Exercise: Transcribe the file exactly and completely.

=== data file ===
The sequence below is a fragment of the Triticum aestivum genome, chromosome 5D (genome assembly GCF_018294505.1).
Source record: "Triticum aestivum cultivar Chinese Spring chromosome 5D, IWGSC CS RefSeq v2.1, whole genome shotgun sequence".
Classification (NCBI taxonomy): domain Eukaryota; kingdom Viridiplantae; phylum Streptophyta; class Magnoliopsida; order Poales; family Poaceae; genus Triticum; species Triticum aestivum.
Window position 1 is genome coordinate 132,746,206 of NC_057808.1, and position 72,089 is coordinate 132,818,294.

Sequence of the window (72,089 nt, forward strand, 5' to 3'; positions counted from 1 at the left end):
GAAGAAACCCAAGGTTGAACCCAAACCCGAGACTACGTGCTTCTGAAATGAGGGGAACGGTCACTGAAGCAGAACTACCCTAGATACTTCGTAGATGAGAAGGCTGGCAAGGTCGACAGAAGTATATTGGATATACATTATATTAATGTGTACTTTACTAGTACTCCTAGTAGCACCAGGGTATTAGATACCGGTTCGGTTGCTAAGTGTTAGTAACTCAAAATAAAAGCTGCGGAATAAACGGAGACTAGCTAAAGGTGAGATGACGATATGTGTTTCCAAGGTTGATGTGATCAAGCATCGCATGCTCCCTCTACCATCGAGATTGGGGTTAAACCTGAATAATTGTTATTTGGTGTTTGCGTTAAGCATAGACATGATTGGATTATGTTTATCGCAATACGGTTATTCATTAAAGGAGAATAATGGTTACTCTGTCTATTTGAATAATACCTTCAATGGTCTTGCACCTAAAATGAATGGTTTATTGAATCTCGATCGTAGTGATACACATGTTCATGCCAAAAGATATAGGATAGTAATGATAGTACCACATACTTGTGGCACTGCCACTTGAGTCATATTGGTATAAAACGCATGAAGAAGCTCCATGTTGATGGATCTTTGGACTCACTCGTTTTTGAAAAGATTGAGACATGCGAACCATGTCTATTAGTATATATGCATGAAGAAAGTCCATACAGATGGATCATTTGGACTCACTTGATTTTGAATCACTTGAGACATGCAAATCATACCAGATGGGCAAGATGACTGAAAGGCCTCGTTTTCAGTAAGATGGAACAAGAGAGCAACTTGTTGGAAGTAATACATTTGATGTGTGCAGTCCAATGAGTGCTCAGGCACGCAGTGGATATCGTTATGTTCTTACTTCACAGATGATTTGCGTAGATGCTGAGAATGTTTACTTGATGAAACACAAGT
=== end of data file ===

The sequence below is a fragment of the Triticum aestivum genome, chromosome 5D (genome assembly GCF_018294505.1).
Source record: "Triticum aestivum cultivar Chinese Spring chromosome 5D, IWGSC CS RefSeq v2.1, whole genome shotgun sequence".
Classification (NCBI taxonomy): domain Eukaryota; kingdom Viridiplantae; phylum Streptophyta; class Magnoliopsida; order Poales; family Poaceae; genus Triticum; species Triticum aestivum.
Window position 1 is genome coordinate 132,746,206 of NC_057808.1, and position 72,089 is coordinate 132,818,294.

Sequence of the window (72,089 nt, forward strand, 5' to 3'; positions counted from 1 at the left end):
GAAGAAACCCAAGGTTGAACCCAAACCCGAGACTACGTGCTTCTGAAATGAGGGGAACGGTCACTGAAGCAGAACTACCCTAGATACTTCGTAGATGAGAAGGCTGGCAAGGTCGACAGAAGTATATTGGATATACATTATATTAATGTGTACTTTACTAGTACTCCTAGTAGCACCAGGGTATTAGATACCGGTTCGGTTGCTAAGTGTTAGTAACTCAAAATAAAAGCTGCGGAATAAACGGAGACTAGCTAAAGGTGAGATGACGATATGTGTTTCCAAGGTTGATGTGATCAAGCATCGCATGCTCCCTCTACCATCGAGATTGGGGTTAAACCTGAATAATTGTTATTTGGTGTTTGCGTTAAGCATAGACATGATTGGATTATGTTTATCGCAATACGGTTATTCATTAAAGGAGAATAATGGTTACTCTGTCTATTTGAATAATACCTTCAATGGTCTTGCACCTAAAATGAATGGTTTATTGAATCTCGATCGTAGTGATACACATGTTCATGCCAAAAGATATAGGATAGTAATGATAGTACCACATACTTGTGGCACTGCCACTTGAGTCATATTGGTATAAAACGCATGAAGAAGCTCCATGTTGATGGATCTTTGGACTCACTCGTTTTTGAAAAGATTGAGACATGCGAACCATGTCTATTAGTATATATGCATGAAGAAAGTCCATACAGATGGATCATTTGGACTCACTTGATTTTGAATCACTTGAGACATGCAAATCATACCAGATGGGCAAGATGACTGAAAGGCCTCGTTTTCAGTAAGATGGAACAAGAGAGCAACTTGTTGGAAGTAATACATTTGATGTGTGCAGTCCAATGAGTGCTCAGGCACGCAGTGGATATCGTTATGTTCTTACTTCACAGATGATTTGCGTAGATGCTGAGAATGTTTACTTGATGAAACACAAGT